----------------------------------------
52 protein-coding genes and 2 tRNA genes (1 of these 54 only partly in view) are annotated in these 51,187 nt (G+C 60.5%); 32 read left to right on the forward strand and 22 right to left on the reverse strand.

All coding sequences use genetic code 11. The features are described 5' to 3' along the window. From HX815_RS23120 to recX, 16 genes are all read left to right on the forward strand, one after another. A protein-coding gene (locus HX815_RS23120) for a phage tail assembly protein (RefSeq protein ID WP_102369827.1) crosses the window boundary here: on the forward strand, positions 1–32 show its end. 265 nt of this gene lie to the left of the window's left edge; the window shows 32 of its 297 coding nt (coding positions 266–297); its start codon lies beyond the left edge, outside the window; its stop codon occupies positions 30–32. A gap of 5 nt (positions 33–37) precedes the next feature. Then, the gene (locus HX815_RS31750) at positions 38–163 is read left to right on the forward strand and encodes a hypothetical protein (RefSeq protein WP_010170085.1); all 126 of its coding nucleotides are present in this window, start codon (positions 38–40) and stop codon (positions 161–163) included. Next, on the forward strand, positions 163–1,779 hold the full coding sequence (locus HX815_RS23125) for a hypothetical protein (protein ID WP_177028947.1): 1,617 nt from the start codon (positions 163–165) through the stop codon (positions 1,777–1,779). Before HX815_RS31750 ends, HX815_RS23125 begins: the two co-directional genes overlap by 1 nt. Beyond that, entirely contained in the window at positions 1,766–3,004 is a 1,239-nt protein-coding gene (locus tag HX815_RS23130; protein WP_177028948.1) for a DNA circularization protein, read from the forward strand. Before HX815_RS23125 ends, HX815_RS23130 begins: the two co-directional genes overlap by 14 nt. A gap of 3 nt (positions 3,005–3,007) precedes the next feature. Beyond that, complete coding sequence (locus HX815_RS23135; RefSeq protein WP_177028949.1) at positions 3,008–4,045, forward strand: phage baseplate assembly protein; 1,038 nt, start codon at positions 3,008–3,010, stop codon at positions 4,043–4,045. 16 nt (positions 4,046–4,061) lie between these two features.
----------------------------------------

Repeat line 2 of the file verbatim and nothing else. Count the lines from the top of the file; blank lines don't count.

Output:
All coding sequences use genetic code 11. The features are described 5' to 3' along the window. From HX815_RS23120 to recX, 16 genes are all read left to right on the forward strand, one after another. A protein-coding gene (locus HX815_RS23120) for a phage tail assembly protein (RefSeq protein ID WP_102369827.1) crosses the window boundary here: on the forward strand, positions 1–32 show its end. 265 nt of this gene lie to the left of the window's left edge; the window shows 32 of its 297 coding nt (coding positions 266–297); its start codon lies beyond the left edge, outside the window; its stop codon occupies positions 30–32. A gap of 5 nt (positions 33–37) precedes the next feature. Then, the gene (locus HX815_RS31750) at positions 38–163 is read left to right on the forward strand and encodes a hypothetical protein (RefSeq protein WP_010170085.1); all 126 of its coding nucleotides are present in this window, start codon (positions 38–40) and stop codon (positions 161–163) included. Next, on the forward strand, positions 163–1,779 hold the full coding sequence (locus HX815_RS23125) for a hypothetical protein (protein ID WP_177028947.1): 1,617 nt from the start codon (positions 163–165) through the stop codon (positions 1,777–1,779). Before HX815_RS31750 ends, HX815_RS23125 begins: the two co-directional genes overlap by 1 nt. Beyond that, entirely contained in the window at positions 1,766–3,004 is a 1,239-nt protein-coding gene (locus tag HX815_RS23130; protein WP_177028948.1) for a DNA circularization protein, read from the forward strand. Before HX815_RS23125 ends, HX815_RS23130 begins: the two co-directional genes overlap by 14 nt. A gap of 3 nt (positions 3,005–3,007) precedes the next feature. Beyond that, complete coding sequence (locus HX815_RS23135; RefSeq protein WP_177028949.1) at positions 3,008–4,045, forward strand: phage baseplate assembly protein; 1,038 nt, start codon at positions 3,008–3,010, stop codon at positions 4,043–4,045. 16 nt (positions 4,046–4,061) lie between these two features.